Mary Louise REYNOLDS, et al., appellants, v. AVON GROVE PROPERTIES, defendant, Meyer Contracting Corporation, respondent.
In an action to recover damages for personal injuries, etc., the plaintiffs appeal, as limited by their brief, from so much of an order of the Supreme Court, Dutchess County (Pagones, J.), dated March 4, 2014, as granted that branch of the motion of the defendant Meyer Contracting Corporation which was for summary judgment dismissing the complaint insofar as asserted against it.
ORDERED that the order is affirmed insofar as appealed from, with costs.
The plaintiff Mary Louise Reynolds allegedly sustained injuries when she tripped and fell as the result of a hazardous condition on the subject premises. According to the complaint, the defendant Avon Grove Properties (hereinafter Avon) owned the subject premises and the defendant Meyer Contracting Corporation (hereinafter Meyer Contracting) was the “manager” of the subject premises. Avon admitted ownership of the subject premises in its answer, but Meyer Contracting denied that it managed the subject premises.
Meyer Contracting moved, among other things, for summary judgment dismissing the complaint insofar as asserted against it. The motion was supported by an affidavit of Christian Meyer, the president of Meyer Contracting, in which he averred that Meyer Contracting neither owned nor managed the subject premises, including the area where the accident occurred. In the order appealed from, the Supreme Court, inter alia, granted the subject branch of Meyer Contracting's motion.
“For a defendant to be held liable in tort, it must have owed the injured party a duty of care” (Suero–Sosa v. Cardona, 112 AD3d 706, 707). Generally, liability for a dangerous or defective condition on real property must be predicated upon ownership, occupancy, control, or special use of that property (see Chernoguz v. Mirrer Yeshiva Cent. Inst., 121 AD3d 737, 738; Gover v. Mastic Beach Prop. Owners Assn., 57 AD3d 729, 730). “Where none of these factors are present, a party cannot be held liable for injuries caused by the allegedly defective condition” (Gover v. Mastic Beach Prop. Owners Assn., 57 AD3d at 730).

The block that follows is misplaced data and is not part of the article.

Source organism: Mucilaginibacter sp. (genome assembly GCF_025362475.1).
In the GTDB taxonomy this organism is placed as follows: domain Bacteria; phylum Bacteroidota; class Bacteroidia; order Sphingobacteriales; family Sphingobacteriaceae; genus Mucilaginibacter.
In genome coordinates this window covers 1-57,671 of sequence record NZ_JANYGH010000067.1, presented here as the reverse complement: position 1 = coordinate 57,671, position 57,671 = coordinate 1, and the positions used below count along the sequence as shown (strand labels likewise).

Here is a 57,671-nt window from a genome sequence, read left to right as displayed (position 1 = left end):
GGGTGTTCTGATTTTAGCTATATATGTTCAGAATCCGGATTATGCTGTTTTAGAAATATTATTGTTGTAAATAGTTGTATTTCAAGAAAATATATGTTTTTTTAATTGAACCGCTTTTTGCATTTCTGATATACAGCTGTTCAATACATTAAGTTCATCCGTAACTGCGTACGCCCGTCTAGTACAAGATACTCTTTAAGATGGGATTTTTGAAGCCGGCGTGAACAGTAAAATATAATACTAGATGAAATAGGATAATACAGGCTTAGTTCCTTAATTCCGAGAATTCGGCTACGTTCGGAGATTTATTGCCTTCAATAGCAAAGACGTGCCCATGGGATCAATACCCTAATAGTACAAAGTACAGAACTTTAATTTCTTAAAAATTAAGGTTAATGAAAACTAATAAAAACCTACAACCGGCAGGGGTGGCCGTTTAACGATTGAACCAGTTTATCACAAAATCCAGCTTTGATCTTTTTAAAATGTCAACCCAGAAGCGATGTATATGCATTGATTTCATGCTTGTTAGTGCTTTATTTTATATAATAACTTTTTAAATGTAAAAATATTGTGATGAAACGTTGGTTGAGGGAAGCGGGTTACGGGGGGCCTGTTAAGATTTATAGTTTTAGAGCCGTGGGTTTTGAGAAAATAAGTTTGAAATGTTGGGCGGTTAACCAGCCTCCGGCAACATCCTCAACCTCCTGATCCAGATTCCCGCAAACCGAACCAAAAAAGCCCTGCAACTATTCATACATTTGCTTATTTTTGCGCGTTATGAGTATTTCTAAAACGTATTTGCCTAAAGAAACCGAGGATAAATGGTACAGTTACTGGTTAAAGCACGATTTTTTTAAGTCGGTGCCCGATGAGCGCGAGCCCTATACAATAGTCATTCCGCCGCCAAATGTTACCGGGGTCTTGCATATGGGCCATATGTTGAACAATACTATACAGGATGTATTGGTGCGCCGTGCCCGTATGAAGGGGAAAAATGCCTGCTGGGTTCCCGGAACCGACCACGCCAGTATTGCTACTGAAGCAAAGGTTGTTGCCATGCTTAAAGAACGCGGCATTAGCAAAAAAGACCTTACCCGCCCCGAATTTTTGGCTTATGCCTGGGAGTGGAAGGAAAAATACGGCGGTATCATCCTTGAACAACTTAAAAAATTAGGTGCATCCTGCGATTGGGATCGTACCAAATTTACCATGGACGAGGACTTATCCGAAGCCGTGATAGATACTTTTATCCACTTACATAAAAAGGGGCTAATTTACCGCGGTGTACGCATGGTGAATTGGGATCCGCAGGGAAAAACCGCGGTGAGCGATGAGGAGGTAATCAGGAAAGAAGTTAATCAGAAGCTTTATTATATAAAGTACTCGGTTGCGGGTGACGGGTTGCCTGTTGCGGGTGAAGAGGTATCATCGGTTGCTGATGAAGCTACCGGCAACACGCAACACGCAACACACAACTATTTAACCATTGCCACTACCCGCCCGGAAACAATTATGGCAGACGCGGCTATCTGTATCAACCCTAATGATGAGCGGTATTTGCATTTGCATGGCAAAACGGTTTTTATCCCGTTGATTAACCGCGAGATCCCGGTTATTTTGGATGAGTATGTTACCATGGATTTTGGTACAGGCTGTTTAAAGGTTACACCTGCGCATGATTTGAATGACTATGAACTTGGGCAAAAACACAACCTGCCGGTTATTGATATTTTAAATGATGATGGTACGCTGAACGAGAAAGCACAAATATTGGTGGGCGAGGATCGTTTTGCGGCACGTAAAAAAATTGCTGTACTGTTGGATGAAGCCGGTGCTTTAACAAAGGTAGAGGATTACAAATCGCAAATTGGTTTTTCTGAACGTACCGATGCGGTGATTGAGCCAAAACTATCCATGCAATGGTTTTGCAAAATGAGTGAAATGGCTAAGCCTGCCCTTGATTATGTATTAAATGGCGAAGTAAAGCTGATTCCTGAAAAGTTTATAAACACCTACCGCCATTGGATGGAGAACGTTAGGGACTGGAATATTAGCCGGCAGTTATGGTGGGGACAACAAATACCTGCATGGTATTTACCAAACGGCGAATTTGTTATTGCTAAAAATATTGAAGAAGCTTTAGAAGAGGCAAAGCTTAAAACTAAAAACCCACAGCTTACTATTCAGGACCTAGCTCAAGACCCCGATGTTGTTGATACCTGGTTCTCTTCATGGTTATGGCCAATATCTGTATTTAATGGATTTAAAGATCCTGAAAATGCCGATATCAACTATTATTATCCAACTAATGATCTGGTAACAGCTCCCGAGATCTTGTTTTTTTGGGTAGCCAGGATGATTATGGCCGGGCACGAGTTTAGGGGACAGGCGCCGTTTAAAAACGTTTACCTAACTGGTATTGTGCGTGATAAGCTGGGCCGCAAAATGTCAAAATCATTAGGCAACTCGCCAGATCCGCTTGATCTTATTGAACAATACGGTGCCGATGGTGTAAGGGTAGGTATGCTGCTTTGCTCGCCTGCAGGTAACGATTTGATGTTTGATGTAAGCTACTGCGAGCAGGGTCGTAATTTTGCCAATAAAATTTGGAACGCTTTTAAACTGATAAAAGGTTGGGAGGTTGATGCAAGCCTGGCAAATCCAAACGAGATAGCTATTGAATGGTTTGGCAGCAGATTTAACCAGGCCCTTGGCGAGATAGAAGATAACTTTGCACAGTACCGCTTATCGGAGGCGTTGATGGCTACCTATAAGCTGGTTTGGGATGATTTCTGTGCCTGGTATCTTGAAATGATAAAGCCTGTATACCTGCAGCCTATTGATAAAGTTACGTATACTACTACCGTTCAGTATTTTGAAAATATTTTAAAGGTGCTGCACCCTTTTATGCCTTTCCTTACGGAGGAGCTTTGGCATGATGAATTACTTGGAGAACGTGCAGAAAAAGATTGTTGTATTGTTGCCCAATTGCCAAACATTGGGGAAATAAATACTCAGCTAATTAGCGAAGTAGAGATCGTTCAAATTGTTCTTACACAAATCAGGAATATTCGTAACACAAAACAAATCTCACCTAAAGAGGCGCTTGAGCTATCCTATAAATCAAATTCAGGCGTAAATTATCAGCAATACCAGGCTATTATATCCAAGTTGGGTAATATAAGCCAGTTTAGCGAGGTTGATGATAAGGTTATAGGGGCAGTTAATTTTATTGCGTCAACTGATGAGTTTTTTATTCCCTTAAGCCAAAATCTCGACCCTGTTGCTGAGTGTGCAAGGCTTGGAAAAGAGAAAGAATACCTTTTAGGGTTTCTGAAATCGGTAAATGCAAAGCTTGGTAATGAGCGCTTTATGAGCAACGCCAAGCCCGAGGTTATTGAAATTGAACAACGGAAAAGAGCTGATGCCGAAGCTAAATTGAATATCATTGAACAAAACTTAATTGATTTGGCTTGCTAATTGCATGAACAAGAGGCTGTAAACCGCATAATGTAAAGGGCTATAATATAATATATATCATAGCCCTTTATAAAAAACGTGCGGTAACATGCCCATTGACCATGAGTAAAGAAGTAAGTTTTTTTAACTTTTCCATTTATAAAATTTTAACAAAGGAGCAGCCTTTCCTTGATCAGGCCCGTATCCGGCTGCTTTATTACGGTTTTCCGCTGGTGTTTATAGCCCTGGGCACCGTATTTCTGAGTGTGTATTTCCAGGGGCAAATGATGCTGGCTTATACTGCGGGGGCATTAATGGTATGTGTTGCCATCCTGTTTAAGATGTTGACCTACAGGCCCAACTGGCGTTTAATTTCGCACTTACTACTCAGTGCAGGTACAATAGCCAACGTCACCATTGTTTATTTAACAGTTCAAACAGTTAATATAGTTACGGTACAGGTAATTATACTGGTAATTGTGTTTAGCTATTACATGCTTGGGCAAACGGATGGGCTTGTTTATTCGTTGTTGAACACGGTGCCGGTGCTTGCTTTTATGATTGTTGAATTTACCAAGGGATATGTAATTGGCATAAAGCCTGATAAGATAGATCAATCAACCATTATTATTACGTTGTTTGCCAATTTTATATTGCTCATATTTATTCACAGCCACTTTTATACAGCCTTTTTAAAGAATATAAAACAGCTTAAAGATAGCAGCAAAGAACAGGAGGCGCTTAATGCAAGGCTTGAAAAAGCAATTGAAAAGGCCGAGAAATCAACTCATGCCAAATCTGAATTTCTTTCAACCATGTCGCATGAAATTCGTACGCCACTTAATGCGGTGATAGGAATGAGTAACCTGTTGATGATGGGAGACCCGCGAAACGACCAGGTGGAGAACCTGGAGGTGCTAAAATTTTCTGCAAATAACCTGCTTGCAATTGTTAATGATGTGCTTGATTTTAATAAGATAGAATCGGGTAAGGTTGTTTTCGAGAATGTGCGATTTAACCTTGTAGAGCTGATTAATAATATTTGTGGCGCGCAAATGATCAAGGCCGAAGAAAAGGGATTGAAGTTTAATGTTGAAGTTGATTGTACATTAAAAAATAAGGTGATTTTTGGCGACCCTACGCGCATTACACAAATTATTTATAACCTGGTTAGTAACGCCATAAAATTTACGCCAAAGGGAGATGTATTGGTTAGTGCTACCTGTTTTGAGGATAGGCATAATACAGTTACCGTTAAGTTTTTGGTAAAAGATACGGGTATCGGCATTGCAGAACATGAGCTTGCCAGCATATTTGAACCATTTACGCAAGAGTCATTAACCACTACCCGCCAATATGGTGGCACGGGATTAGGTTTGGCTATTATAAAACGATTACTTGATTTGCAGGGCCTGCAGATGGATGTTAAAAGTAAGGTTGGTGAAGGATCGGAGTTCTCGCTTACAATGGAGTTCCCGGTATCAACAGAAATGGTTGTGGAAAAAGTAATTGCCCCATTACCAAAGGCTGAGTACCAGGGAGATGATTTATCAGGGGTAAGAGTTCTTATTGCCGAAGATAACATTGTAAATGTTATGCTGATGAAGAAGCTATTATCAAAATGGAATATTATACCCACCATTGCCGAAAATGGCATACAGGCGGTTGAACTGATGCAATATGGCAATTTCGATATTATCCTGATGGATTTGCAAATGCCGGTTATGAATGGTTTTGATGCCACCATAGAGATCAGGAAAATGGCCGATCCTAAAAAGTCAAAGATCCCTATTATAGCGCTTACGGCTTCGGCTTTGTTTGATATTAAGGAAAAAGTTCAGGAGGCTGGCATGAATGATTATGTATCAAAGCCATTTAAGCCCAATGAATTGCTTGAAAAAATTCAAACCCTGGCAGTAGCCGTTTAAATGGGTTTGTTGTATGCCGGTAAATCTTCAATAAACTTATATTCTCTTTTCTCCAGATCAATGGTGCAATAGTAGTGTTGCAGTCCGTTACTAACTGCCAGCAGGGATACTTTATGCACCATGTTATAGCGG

Here, Meyer Contracting established its, prima facie, entitlement to judgment as a matter of law by presenting evidence that it did not manage the subject premises and, therefore, did not owe a duty to the injured plaintiff. In opposition, the plaintiffs failed to raise a triable issue of fact. The plaintiffs' contention that the subject branch of Meyer Contracting's motion was premature is without merit. A party contending that a motion for summary judgment is premature is required to demonstrate that additional discovery might lead to relevant evidence or that the facts essential to oppose the motion are exclusively within the knowledge and control of the movant (see CPLR 3212[f]; Burlington Ins. Co. v. Casur Corp., 123 AD3d 965, 965–966; Singh v. Avis Rent A Car Sys., Inc., 119 AD3d 768). “The mere hope or speculation that evidence sufficient to defeat a motion for summary judgment may be uncovered during the discovery process is insufficient to deny the motion” (Lopez v. WS Distrib., Inc., 34 AD3d 759, 760). Here, the plaintiffs failed to satisfy their burden of demonstrating that the subject branch of Meyer Contracting's motion was premature.
Accordingly, the Supreme Court properly granted that branch of Meyer Contracting's motion which was for summary judgment dismissing the complaint insofar as asserted against it.